Quick Links :
 
 

 

 

Module 3 : Prescribing

 

 

Water Content

 

We require a certain volume of water every day (Typically 2-3L – see physiology). Most people can obtain this from oral intake of food and drinks – this includes hospital in-patients! The human body is much better at judging its own fluid requirements than doctors are, and therefore all patients who can eat and drink should be encouraged to do so. However, there are a number of situations in which we must provide some or all of a patient’s daily fluid requirements (for example, patients who are nil by mouth).

 

 

  Test Yourself !  
   
  You may see a number of different fluid 'regimens' being used on the wards. Which of these is the best?

That's correct, well done!
 

None of these - This is a trick question! There is no 'best regimen'. In fact, although blanket regimens such as these may work for some patients, they can be very dangerous for others. To work out a patients fluid requirements you should be using the patient's fluid charts, biochemical and clinical assessment, and above all: Your brain!

 

Two sugar one salt (2 L 5% glucose + 1L 0.9% NaCl) – wrong! See above

 

Two salt one sugar (2 L 0.9% NaCl + 1L 5% glucose) – very wrong! This is a commonly prescribed mistake. 2 L of NaCl would be overdose most patients with sodium, as we will discuss later.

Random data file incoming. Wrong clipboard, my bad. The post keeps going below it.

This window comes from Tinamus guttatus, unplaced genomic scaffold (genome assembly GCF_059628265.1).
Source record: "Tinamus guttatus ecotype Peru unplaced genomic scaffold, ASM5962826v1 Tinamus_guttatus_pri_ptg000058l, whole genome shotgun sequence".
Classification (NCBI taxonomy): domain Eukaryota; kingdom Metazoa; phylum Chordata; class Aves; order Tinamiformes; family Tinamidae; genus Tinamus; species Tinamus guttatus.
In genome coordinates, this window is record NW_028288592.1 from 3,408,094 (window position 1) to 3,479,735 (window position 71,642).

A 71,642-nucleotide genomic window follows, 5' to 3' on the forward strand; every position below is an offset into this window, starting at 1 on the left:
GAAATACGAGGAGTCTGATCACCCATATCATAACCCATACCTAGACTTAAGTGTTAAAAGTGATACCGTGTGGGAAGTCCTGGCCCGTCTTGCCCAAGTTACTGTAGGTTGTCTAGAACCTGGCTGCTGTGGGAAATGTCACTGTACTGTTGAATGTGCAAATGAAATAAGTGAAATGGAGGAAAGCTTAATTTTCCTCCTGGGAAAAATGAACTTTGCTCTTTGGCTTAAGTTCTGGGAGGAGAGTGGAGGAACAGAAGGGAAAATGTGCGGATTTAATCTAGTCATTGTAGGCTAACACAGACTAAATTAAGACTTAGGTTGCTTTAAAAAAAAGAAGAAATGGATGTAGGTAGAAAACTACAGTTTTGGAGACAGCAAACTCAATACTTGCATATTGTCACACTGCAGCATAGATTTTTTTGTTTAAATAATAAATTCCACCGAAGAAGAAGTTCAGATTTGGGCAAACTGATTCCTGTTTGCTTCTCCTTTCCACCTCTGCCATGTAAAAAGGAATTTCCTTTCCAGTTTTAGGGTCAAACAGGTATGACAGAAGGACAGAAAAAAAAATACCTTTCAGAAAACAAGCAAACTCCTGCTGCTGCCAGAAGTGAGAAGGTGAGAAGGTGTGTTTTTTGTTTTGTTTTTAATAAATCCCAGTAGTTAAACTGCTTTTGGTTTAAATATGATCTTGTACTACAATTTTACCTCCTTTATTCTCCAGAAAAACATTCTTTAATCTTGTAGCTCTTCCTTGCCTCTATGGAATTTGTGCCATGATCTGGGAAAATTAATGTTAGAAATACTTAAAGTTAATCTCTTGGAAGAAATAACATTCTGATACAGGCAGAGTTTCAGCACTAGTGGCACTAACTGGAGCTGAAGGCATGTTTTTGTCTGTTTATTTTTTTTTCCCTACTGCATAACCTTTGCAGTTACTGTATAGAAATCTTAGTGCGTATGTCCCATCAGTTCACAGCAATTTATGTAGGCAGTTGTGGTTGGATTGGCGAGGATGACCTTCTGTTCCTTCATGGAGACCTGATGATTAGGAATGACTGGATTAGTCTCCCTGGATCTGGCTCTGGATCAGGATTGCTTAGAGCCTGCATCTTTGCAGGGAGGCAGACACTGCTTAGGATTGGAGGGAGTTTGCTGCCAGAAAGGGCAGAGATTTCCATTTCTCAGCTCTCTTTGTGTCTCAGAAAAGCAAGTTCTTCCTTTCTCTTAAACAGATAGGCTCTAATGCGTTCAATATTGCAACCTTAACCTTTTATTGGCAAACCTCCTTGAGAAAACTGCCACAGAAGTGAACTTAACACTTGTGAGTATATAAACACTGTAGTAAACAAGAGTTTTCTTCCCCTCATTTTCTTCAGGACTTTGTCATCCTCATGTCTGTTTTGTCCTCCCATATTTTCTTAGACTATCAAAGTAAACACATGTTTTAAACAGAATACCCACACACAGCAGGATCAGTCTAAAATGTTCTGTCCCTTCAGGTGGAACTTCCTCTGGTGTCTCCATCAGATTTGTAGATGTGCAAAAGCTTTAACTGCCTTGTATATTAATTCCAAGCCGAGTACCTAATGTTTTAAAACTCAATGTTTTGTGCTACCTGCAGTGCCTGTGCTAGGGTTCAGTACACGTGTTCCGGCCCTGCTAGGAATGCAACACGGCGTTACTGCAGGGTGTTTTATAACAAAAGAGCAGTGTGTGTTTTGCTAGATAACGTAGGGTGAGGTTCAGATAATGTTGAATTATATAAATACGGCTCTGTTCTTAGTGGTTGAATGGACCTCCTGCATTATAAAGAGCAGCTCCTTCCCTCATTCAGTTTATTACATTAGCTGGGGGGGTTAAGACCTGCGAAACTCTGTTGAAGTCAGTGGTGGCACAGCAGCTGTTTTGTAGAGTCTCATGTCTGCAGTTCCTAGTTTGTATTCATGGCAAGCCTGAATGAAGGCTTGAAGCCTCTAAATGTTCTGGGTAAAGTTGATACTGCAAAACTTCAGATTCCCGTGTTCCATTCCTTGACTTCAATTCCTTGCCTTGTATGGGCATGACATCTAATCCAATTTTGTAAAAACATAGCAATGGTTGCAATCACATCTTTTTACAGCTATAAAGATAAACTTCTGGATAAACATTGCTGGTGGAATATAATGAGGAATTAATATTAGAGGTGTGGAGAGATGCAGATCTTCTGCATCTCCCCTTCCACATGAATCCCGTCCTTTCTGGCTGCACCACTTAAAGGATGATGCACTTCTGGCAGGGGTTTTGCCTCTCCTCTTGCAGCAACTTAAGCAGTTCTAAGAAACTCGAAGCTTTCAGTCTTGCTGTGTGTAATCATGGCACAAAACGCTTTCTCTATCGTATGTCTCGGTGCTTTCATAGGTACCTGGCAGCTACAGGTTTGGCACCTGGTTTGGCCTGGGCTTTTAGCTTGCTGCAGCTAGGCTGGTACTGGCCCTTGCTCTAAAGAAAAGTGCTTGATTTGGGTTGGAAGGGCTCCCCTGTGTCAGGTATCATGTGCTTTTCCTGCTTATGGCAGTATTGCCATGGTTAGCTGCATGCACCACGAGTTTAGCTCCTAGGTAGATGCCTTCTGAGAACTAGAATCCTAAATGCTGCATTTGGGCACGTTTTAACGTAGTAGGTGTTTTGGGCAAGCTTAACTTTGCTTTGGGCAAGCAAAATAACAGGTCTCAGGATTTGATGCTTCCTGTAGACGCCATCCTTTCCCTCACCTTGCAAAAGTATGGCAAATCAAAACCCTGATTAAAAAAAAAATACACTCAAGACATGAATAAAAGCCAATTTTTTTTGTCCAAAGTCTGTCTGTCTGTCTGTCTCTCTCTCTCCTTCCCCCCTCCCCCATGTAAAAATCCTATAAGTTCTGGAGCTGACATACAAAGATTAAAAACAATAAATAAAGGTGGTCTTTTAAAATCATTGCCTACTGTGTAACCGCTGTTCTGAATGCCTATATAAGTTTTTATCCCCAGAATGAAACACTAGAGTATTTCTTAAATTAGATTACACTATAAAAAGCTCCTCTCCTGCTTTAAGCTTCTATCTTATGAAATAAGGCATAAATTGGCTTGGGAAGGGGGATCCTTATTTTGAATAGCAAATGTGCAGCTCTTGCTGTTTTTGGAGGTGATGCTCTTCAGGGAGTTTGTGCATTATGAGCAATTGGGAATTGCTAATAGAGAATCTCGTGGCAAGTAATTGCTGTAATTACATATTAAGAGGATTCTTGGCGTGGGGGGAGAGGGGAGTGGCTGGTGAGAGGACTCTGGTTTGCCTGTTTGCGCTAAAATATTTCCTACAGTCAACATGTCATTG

Half half half (3 L 0.45% NaCl) - wrong! See above

 

Hartmanns, Hartmanns, Hartmanns (3 L Hartmanns ) –wrong

 

Sorry, that's incorrect!
 

None of these - This is a trick question! There is no 'best regimen'. In fact, although blanket regimens such as these may work for some patients, they can be very dangerous for others. To work out a patients fluid requirements you should be using the patient's fluid charts, biochemical and clinical assessment, and above all: Your brain!

 

Two sugar one salt (2 L 5% glucose + 1L 0.9% NaCl) – wrong! See above

 

Two salt one sugar (2 L 0.9% NaCl + 1L 5% glucose) – very wrong! This is a commonly prescribed mistake. 2 L of NaCl would be overdose most patients with sodium, as we will discuss later.

 

Half half half (3 L 0.45% NaCl) - wrong! See above

 

Hartmanns, Hartmanns, Hartmanns (3 L Hartmanns ) –wrong!

 

 

 

 

In order to determine a patient's daily fluid requirements you should consider:

 

1.The losses and gains from the previous day (or days)

-- Requires careful assessment of their weight and fluid charts.

 

2.Anticipated losses today

-- Based on the previous days and any changes today. For example, have they developed diarrhoea, are they becoming more pyrexial (see Physiology : Fluid balance in disease)

 

3.Their current hydration status

-- There is little point painstakingly matching todays fluid outputs and inputs if they are already fluid over- or under-loaded. The previous weight and balance charts will help, but clinical and biochemical (blood results) assessment is key.

 

 

The method above should provide a solid tool for assessing a patient's daily fluid volume requirements. It is important to understand that this may be radically different from the often quoted ‘2-3 L’, especially in unwell patients with altered physiology.

 

It is also helpful to appreciate that in post-operative patients, as a natural consequence of surgical stress, physiological antidiuresis ensues mediated by ADH. This will resolve by itself and so giving too much fluid to these patients should be avoided (particularly to women, and particularly as 5% dextrose) as it can cause severe, life threatening hyponatraemia.

 

Previous Next

 

 

This tab has icon in it.

Suspendisse blandit velit eget erat suscipit in malesuada odio venenatis.